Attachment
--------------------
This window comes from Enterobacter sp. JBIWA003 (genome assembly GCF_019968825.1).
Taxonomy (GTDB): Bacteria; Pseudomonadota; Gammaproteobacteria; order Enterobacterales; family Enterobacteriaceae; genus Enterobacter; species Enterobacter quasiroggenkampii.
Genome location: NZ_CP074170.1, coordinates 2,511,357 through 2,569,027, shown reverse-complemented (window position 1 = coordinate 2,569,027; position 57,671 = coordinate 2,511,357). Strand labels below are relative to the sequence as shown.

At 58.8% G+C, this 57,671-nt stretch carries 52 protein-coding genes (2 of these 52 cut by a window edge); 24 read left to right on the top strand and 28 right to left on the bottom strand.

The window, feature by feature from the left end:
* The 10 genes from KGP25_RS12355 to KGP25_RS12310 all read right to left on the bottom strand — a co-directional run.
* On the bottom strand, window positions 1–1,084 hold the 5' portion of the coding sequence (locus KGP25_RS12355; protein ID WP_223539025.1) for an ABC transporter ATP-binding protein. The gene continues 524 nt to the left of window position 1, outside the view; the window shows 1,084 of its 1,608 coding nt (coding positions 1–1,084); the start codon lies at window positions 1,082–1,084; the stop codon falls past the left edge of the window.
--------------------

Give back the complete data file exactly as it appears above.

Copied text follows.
This window comes from Enterobacter sp. JBIWA003 (genome assembly GCF_019968825.1).
Taxonomy (GTDB): Bacteria; Pseudomonadota; Gammaproteobacteria; order Enterobacterales; family Enterobacteriaceae; genus Enterobacter; species Enterobacter quasiroggenkampii.
Genome location: NZ_CP074170.1, coordinates 2,511,357 through 2,569,027, shown reverse-complemented (window position 1 = coordinate 2,569,027; position 57,671 = coordinate 2,511,357). Strand labels below are relative to the sequence as shown.

At 58.8% G+C, this 57,671-nt stretch carries 52 protein-coding genes (2 of these 52 cut by a window edge); 24 read left to right on the top strand and 28 right to left on the bottom strand.

The window, feature by feature from the left end:
* The 10 genes from KGP25_RS12355 to KGP25_RS12310 all read right to left on the bottom strand — a co-directional run.
* On the bottom strand, window positions 1–1,084 hold the 5' portion of the coding sequence (locus KGP25_RS12355; protein ID WP_223539025.1) for an ABC transporter ATP-binding protein. The gene continues 524 nt to the left of window position 1, outside the view; the window shows 1,084 of its 1,608 coding nt (coding positions 1–1,084); the start codon lies at window positions 1,082–1,084; the stop codon falls past the left edge of the window.